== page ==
Scientists in central Europe report that local species of fish in Lake Constance are being deprived of food because other invasive species, such as three-spined sticklebacks, and quagga mussels, have taken over the waters.
But to what extent has its ecosystem been impacted by these invasive species?
To find out, Euronews asked Piet Spaak, senior scientist at Eawag research institute, and SeeWandel project leader, about what the future holds for Europe’s third-largest lake.
“If you are a fisherman, it’s catastrophic because you lose your business, and you have no money to live from anymore. So it’s a catastrophe.
“So if you are producing drinking water, it’s a big problem because your pipes get clocked by quagga mussels. So you have to make investments, but you can clean them. And the water is still of high quality. So it’s a problem that you can solve. It’s an economic cost, but it’s doable.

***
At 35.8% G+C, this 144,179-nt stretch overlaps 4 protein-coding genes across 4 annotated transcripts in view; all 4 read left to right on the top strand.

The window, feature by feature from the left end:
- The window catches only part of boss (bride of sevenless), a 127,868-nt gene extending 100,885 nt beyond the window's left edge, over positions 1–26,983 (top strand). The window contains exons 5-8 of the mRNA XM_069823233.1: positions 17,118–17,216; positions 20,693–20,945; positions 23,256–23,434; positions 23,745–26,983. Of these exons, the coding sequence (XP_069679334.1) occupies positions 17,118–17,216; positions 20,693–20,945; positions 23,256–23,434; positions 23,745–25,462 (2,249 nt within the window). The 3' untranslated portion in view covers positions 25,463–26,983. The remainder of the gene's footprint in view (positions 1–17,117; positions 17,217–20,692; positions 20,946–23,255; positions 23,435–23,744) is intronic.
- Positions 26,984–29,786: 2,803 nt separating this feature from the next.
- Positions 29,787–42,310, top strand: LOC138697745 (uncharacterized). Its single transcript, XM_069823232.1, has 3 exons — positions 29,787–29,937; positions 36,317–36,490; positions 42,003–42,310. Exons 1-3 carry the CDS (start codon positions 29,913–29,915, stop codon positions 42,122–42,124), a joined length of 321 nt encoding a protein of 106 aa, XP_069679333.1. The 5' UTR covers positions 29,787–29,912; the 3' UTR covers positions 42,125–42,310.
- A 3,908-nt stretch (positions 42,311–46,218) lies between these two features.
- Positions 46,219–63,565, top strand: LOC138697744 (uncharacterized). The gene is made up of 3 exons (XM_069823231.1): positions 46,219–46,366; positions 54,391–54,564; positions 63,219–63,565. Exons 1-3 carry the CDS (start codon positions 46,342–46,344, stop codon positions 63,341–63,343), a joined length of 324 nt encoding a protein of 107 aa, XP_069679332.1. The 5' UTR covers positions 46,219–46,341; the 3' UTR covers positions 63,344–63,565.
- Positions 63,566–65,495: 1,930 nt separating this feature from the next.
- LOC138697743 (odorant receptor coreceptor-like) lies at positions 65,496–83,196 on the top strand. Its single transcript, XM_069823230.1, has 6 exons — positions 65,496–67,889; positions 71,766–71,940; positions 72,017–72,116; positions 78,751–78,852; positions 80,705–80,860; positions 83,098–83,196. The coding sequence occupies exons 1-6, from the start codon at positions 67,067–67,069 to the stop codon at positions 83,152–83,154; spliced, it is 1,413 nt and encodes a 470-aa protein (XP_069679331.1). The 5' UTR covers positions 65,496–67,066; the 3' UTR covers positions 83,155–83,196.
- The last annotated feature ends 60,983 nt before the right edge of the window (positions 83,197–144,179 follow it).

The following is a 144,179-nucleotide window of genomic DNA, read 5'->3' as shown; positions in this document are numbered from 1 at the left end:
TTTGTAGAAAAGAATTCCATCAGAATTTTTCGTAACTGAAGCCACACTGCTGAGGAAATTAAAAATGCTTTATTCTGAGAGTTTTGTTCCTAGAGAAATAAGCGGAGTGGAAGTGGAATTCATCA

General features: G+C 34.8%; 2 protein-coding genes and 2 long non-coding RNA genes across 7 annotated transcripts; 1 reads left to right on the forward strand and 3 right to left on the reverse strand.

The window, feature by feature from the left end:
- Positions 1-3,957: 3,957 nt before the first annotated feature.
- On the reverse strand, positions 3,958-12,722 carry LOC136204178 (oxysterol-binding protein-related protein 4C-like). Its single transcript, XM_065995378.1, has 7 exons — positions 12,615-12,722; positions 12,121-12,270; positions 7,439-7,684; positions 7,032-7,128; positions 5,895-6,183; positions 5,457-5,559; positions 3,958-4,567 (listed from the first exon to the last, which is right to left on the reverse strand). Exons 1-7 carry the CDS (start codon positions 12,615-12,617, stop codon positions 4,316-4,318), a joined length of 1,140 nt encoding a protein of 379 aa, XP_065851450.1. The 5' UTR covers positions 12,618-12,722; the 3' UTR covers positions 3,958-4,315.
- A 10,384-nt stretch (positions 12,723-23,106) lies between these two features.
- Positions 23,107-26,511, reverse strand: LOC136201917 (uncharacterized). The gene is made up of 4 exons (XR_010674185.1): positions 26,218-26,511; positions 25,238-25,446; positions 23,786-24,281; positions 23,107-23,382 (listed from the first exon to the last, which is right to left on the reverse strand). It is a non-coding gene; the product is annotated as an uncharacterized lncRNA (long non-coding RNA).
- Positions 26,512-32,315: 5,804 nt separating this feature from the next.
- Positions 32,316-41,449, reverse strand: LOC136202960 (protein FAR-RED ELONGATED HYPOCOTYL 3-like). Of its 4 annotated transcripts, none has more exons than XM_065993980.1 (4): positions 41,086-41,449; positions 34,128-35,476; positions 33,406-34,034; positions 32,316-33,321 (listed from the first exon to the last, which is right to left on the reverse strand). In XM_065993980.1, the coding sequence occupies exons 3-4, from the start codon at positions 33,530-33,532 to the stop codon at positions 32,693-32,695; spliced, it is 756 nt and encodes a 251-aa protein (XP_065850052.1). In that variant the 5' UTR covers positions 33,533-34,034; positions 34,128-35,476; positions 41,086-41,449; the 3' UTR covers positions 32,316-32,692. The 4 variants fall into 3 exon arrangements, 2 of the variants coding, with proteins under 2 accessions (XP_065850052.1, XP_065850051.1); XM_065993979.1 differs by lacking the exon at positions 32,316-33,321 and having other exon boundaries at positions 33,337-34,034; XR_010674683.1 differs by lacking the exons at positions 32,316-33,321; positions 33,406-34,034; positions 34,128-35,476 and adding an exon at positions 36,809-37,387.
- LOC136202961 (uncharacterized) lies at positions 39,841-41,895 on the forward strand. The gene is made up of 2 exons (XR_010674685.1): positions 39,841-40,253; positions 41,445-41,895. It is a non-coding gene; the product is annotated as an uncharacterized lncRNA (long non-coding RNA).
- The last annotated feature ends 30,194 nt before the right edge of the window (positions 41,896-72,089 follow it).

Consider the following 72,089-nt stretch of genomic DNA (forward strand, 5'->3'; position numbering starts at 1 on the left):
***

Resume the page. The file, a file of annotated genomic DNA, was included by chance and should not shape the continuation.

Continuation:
“If you are a diver and you like to swim in the water and to see the structures underwater, you’re maybe happy because the water is more clear. So it totally depends on who you are, in which position you are. You cannot say in general this is bad or this is good.
“But if you look at the ecosystem, if you ask me as a biologist, as an aquatic ecologist, then I’m not happy at all. Because the ecosystem is changed and it’s changed in a way that cannot be changed maybe back. But it’s a catastrophe for the ecosystem, but maybe not for all ecosystem users. I hope that politicians together, of course, with society, everybody together takes measurements so that what we have now in Lake Constance will not happen in all European prealpine lakes.”